(Reuters) - Rice export prices in India edged higher this week on buying from Africa, while a strengthening baht trimmed demand for the Thai variety as activity was muted across most Asian hubs due to the Lunar New Year holiday.
Prices for top exporter India's benchmark 5-percent broken parboiled variety rose to $383-$388 per tonne from last week's $381-$386 range.
While there is demand from buyers in Africa, many customers held back on purchases, hoping for lower prices, said an exporter based at Kakinada in the southern state of Andhra Pradesh.
Export prices in India had shot up after the central state of Chhattisgarh, a leading rice producer, raised minimum paddy buying prices to 2,500 rupees ($34.99) per 100 kg from 1,750 rupees.
India's rice exports between April and December dropped 10.2 percent from a year earlier to 8.46 million tonnes, a government body said earlier this week.
In Thailand, the second biggest rice exporter, benchmark 5-percent broken rice price were quoted at $390-$402, free on board Bangkok, unchanged from last week.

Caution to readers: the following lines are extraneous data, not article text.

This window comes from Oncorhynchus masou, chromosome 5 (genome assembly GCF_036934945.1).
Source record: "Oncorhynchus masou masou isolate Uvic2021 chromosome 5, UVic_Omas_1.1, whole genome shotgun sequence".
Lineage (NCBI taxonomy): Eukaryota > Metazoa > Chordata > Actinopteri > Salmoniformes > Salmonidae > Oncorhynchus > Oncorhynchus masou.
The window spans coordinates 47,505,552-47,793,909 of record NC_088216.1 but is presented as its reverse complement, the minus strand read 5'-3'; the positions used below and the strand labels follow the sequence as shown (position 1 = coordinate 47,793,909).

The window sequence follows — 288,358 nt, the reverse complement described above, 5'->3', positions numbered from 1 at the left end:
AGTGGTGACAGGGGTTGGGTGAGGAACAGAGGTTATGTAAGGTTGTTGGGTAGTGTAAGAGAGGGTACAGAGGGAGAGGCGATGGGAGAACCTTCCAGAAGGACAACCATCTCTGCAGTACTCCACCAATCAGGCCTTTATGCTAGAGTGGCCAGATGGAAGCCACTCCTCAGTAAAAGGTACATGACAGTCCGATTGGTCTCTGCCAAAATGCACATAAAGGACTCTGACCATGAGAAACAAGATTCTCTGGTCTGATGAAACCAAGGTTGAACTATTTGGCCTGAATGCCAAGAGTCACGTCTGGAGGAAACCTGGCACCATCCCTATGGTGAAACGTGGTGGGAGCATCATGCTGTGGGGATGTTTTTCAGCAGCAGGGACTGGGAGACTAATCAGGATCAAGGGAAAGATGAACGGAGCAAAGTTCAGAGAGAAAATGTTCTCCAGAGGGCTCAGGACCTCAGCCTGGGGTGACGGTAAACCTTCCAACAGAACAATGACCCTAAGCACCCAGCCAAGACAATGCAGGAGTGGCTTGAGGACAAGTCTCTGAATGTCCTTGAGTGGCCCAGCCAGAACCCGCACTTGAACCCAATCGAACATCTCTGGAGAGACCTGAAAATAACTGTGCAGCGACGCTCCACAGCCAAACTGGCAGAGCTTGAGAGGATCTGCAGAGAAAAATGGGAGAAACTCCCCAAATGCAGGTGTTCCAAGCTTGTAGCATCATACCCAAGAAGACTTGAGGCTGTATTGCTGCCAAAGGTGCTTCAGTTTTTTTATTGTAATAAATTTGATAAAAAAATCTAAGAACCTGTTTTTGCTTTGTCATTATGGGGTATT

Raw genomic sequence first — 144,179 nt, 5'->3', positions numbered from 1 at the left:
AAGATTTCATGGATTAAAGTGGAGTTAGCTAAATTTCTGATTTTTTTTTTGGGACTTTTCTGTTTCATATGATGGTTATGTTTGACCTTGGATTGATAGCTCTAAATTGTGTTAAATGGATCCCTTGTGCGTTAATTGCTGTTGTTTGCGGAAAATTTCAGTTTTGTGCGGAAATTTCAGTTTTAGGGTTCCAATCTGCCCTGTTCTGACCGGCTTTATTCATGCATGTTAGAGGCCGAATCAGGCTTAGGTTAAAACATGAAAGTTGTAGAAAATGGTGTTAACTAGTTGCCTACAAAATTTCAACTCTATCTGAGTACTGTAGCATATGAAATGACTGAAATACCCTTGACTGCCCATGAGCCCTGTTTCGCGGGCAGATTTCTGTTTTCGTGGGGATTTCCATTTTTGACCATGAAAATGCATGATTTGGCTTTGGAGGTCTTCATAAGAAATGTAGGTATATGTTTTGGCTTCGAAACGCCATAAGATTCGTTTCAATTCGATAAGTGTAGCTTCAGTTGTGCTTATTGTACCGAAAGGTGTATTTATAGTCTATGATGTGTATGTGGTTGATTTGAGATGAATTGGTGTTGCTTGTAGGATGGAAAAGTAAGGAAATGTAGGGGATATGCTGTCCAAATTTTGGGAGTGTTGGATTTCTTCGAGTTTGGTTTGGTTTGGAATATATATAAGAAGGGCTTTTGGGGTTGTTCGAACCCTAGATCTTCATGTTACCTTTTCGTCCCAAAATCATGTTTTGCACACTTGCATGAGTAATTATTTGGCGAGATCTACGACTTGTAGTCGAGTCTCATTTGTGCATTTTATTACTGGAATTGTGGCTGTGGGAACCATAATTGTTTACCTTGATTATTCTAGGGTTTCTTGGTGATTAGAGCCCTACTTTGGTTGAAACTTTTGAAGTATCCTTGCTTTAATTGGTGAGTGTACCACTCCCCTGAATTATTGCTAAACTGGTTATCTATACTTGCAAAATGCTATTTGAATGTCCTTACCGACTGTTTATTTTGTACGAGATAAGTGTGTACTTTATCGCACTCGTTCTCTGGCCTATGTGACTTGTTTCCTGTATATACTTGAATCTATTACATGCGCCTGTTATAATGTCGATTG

Traders said they hoped an influx of supply this month will help lower the price.
The Thai baht has been the best performing currency in Asia this year, translating into higher export prices in U.S. dollars.
Trade in Thailand was quiet because of the Lunar new year, while Vietnamese markets were shut for the holiday.
Prices for Vietnam's 5-percent broken rice stood around $350 in the week ending Feb. 1.
The south Asian country, which emerged as a major importer in 2017 after floods damaged crops, imposed the 28 percent duty to support its farmers after local production revived.
Bangladesh imported a record 3.9 million tonnes of rice in the 2017-2018 financial year that ended in June 2018.
($1 = 71.4460 Indian rupees)
(This story has not been edited by Business Standard staff and is auto-generated from a syndicated feed.)